I recently had the pleasure of testing the new Harley-Davidson F-250 Super Duty Crew Cab diesel pickup and, during the course of the week-long test, took it to Arizona over an extended weekend look for a feature on this vehicle in our Nov. '04 "Heavy Haulers" issue. The 4x4 Super Duty, sitting high on heavy-duty suspension and 18-inch wheels and tires, was one of the largest vehicles I've recently tested, and it definitely felt big on the road.

This got me to thinking - do we change our perception and attitude when behind the wheel of different trucks and SUVs and do others change the way they perceive us? Take my F-250 tester as an example. When cruising down the road in the big Ford, my attitude was definitely different than say, if I was driving a Toyota Tacoma. Big trucks command a certain amount of respect on the road, and the mindset of the person behind the wheel certainly changes somewhat to fit their large surroundings. I'm not saying the attitude becomes more aggressive or domineering, or even overconfident. Perhaps the word that might come close is an attitude of pride. This is particularly true if you're driving your own truck that has been modified to suit your lifestyle and your own particular tastes.

Let's pretend you are the proud owner of two trucks; both of which you've modified for different purposes. Both are heavily modified Ford F-150s - one has a 5/7 suspension drop, and the other is lifted 9 inches, running on 36-inch-tall tires. Is your attitude going to be the same behind the wheel of each? Probably not. Although you'll probably sit proudly behind the wheel of either truck, in the lowered vehicle your attitude might fit adjectives such as cool, mellow, refined, and stylish. When driving the lifted Ford, your attitude will probably change to strong, tough, confident, and risky.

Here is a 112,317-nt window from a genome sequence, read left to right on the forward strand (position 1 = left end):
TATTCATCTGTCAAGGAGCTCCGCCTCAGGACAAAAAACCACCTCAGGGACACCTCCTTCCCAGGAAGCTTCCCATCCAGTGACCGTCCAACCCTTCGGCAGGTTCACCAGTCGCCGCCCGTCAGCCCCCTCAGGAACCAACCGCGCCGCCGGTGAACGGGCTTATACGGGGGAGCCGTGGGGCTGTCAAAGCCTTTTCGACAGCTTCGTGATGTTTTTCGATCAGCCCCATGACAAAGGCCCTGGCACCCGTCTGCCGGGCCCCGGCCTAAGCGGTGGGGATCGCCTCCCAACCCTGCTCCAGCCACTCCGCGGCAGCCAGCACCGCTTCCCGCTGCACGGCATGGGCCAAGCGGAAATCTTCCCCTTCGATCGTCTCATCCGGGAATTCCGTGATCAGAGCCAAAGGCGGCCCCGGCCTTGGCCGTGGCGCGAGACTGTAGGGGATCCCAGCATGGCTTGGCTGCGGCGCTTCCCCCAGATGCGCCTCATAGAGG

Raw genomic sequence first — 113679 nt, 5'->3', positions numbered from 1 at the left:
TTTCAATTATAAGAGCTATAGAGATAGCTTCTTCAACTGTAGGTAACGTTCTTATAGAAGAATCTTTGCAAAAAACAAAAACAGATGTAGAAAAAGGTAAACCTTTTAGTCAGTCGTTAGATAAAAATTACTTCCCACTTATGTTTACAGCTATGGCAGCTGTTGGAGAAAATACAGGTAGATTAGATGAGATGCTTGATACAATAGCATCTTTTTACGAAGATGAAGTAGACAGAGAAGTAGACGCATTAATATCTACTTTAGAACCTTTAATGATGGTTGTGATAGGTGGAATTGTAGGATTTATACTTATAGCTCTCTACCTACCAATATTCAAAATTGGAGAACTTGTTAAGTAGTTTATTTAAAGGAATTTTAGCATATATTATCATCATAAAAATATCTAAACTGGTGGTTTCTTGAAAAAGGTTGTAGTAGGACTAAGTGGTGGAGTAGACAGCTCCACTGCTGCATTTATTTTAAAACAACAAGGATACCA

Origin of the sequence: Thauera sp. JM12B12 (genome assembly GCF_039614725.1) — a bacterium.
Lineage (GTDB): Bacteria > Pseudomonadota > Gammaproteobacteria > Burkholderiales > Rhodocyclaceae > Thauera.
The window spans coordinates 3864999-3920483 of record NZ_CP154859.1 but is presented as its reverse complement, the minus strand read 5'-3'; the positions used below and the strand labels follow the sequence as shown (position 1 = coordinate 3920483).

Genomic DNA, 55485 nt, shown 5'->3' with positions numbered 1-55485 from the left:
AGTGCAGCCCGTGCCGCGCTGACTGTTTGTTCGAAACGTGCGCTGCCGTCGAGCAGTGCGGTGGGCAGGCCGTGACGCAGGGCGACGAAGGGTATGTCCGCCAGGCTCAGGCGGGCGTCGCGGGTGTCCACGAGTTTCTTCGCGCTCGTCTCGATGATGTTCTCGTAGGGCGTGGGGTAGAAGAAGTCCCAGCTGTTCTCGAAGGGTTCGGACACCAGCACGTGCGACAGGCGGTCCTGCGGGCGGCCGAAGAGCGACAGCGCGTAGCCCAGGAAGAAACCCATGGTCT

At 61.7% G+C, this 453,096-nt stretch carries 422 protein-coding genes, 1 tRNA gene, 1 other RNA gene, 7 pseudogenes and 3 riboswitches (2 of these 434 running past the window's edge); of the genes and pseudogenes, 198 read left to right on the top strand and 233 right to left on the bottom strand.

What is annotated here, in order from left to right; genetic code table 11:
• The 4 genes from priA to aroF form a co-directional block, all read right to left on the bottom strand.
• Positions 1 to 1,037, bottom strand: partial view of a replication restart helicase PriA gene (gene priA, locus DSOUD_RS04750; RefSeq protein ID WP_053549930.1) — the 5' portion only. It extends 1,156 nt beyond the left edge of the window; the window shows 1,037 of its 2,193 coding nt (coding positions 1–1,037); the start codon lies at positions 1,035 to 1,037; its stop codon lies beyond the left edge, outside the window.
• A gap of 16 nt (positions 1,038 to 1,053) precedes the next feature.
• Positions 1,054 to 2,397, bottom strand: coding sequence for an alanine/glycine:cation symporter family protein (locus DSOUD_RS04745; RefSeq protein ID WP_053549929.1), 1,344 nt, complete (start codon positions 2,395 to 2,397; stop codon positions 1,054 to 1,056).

Over the past few years, I've been personally involved in building and driving three different project vehicles while working with Truckin' and Truckin's SUV: a Toyota Sequoia, a Chevy Avalanche, and a Hyundai Santa Fe. The Sequoia and Avalanche are pictured on this page, and I guarantee I experienced a different attitude when behind the wheel of each vehicle. There was definitely a different attitude happening whenI cruised my 6-inch-lifted Avalanche as opposed to driving my compact Project Santa Fe. But because I was intimately involved in the buildup of each vehicle and was pleased with the result of all three, the attitude of pride was always present. All these vehicles gained their fair share of thumbs-ups, turned heads, and astonished stares as I drove down the street - further confirming that attitude of pride.

I may be over-analyzing this, but I believe at the core of most aftermarket truck enthusiast's efforts is the desire to change the attitude of themselves and others - hopefully for the better. Why else would someone build a custom truck? Hopefully, when you build something you know is tight and right, you feel good (a change of attitude) about your efforts and make others feel good when they view the result of your hard work.

So, the next time you get behind the wheel of your chosen ride, stop and consider your attitude - are some of your feelings directly related to your truck's appearance? Do you, like so many of our readers, ride with pride?